Five Steps to Improving Your Credit
If you’re being turned down for credit cards or loans, chances are good that your credit files are in a bit of disarray. For a bank to give you a mortgage, using a logbook to borrow money, or even a small personal loan, you must be able to prove that you are creditworthy. Here are five steps to improving your credit so you can get the loans you need with interest rates you can afford.
Step #1 – Pull Your Credit Files
First things first, you’ll need to look at the information in your credit files so you know what you’re working with. You will need to contact the three big credit agencies directly to get this information. They are Equifax, Experian, and Callcredit. The law in the UK allows you to pull one report from each agency each year for just £2, so you should be sure to take advantage of this as often as possible.
While you once had to wait for days or even weeks for your files to arrive in the post, this is no longer the case. If you can successfully verify your identity by providing personal information about yourself and answering some verification questions, you can access your credit files online immediately. At this point, you can review the information on your computer, save it to a hard drive or removable drive, or even print it out so you can file it away for future reference.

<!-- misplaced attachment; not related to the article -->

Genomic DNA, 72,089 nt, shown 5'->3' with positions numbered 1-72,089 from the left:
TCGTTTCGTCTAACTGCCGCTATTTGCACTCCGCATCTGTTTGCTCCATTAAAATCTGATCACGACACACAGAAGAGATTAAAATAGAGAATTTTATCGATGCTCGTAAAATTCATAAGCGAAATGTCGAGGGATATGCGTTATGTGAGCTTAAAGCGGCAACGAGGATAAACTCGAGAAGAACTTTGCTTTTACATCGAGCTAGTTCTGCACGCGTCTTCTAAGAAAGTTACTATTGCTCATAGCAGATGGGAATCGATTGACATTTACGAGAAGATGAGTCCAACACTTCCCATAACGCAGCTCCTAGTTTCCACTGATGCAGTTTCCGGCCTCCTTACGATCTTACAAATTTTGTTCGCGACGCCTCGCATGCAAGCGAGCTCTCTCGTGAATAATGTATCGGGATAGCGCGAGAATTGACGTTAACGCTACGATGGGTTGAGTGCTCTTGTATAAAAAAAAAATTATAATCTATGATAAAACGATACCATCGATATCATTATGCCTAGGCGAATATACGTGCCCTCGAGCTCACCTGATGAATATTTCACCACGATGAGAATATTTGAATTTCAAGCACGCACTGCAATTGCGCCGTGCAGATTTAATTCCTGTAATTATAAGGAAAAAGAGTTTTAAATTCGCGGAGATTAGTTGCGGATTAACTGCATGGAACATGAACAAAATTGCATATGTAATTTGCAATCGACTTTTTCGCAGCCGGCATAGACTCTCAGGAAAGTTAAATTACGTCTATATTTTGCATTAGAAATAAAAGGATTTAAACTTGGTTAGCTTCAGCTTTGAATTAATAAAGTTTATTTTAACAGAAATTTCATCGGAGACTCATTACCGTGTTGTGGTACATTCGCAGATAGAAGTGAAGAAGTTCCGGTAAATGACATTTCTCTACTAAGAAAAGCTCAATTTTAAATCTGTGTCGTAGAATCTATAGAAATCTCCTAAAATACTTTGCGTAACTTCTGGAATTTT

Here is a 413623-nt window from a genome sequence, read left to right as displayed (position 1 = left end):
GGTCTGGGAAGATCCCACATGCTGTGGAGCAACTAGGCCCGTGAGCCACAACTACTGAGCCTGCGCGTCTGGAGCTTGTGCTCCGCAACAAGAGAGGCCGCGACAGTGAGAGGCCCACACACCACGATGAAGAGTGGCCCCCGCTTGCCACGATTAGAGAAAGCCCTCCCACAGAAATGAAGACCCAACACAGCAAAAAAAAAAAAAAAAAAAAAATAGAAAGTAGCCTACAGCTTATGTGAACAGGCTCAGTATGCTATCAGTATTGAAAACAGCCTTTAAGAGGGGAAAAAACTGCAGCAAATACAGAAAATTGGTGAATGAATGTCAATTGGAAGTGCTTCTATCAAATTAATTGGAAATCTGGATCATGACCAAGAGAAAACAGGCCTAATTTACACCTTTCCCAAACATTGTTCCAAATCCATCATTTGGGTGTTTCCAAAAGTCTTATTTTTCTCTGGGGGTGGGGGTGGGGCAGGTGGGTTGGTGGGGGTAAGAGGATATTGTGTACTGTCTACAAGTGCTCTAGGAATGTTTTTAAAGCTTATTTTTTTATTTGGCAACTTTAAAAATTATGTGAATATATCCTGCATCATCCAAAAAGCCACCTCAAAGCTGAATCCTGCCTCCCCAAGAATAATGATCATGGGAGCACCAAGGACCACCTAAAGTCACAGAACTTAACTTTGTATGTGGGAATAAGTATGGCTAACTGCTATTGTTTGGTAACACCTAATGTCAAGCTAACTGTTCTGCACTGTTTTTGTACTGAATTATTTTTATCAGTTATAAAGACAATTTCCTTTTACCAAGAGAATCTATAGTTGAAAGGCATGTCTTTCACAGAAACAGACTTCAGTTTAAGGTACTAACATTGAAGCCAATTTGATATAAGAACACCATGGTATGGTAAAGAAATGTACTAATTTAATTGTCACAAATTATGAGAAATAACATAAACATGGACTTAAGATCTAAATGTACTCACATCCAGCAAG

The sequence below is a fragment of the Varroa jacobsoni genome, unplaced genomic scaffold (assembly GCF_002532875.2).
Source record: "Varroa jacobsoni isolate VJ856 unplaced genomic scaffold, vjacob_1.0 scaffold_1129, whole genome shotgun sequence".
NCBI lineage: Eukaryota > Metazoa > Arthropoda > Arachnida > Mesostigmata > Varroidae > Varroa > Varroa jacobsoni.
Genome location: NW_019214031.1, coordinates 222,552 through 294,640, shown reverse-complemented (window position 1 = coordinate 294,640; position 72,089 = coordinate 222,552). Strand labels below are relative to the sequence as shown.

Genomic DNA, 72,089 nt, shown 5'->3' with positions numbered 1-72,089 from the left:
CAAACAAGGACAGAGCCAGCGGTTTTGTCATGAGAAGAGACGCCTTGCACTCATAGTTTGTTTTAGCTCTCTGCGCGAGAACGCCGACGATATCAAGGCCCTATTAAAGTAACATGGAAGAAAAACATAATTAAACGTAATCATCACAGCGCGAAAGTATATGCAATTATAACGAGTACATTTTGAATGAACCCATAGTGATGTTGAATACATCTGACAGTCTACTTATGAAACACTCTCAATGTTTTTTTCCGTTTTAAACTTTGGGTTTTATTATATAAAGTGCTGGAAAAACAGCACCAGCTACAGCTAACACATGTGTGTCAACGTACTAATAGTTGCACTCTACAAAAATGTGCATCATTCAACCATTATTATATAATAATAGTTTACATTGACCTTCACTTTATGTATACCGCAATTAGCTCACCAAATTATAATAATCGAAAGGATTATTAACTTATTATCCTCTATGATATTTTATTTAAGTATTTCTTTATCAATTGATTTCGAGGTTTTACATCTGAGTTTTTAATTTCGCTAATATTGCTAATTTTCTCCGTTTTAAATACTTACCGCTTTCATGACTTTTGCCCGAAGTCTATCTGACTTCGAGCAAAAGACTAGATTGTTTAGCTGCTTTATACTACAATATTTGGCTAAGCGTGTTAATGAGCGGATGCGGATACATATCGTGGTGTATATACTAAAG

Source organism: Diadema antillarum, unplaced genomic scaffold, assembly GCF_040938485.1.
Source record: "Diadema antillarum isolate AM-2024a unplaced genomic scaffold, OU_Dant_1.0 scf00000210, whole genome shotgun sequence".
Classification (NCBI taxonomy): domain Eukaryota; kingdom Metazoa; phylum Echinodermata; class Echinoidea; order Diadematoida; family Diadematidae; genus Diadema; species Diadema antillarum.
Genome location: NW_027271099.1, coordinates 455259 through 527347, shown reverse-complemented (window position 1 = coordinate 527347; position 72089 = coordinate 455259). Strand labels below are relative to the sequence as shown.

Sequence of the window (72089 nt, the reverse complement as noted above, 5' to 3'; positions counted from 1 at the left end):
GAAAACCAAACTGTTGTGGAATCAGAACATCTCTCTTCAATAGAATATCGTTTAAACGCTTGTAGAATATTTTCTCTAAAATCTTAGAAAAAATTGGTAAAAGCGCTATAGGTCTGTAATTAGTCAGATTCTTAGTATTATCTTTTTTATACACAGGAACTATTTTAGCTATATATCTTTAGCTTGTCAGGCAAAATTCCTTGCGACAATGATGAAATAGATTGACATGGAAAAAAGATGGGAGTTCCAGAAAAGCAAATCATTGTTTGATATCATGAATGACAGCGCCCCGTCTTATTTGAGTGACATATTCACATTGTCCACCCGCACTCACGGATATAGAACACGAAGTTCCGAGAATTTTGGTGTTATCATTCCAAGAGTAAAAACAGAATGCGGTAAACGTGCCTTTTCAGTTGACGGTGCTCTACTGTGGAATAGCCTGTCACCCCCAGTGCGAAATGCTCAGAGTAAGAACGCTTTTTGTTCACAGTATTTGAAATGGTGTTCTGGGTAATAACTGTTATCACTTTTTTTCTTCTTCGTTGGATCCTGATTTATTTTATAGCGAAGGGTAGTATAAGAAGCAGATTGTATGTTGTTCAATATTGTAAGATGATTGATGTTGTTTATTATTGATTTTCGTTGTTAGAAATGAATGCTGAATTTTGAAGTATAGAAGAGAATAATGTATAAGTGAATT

Step #2 – Check for Discrepancies
According to a 2014 report from a comparison firm called Uswitch, as many as one in three UK credit files contain significant errors that negatively impact consumer’s rankings. Over the course of two years, they asked borrowers to report any mistakes they found. Some 38% of them said they found significant mistakes, which is a bit bothersome, particularly when your credit file dictates whether you can get a credit card, buy a car, or even buy your dream home.
After pulling your credit files from all three agencies, make sure you’ve checked it carefully for problems. If your name is misspelled or your address is incorrect, this is easy to fix. Just make a note of correction. However, if your accounts are incorrectly reported, things may get a little more complicated. You may need to contact the creditor directly to resolve the issue, and you might even need to open a case with the credit reporting agency. They can research on their end and resolve issues you find, but this takes some time. In some cases, fixing errors on your credit files can improve your credit report significantly.
Step #3 – Pay Off Old Debts
With your credit reports in hand, highlight (or write down) all the old debts you still owe, including those that are currently reported as delinquent. A single account in collections, and in some cases even a single late payment, can adversely affect your credit. Contact these creditors and try to make arrangements to repay those debts, even if you have to make monthly payments. Some creditors may report that you are making payments to resolve the debt; others may not report anything until your debt is paid in full.
If you owe more than you can afford to repay, you have a few options available to you. If your credit is not significantly impacted, you might try to find a debt consolidation loan. This will allow you to repay all your old debts in exchange for one low monthly payment. If your credit has suffered tremendously and you cannot get out from under your debt, even with a debt consolidation loan, you may want to consider bankruptcy. You should speak with a financial advisor and a bankruptcy lawyer to discuss your options.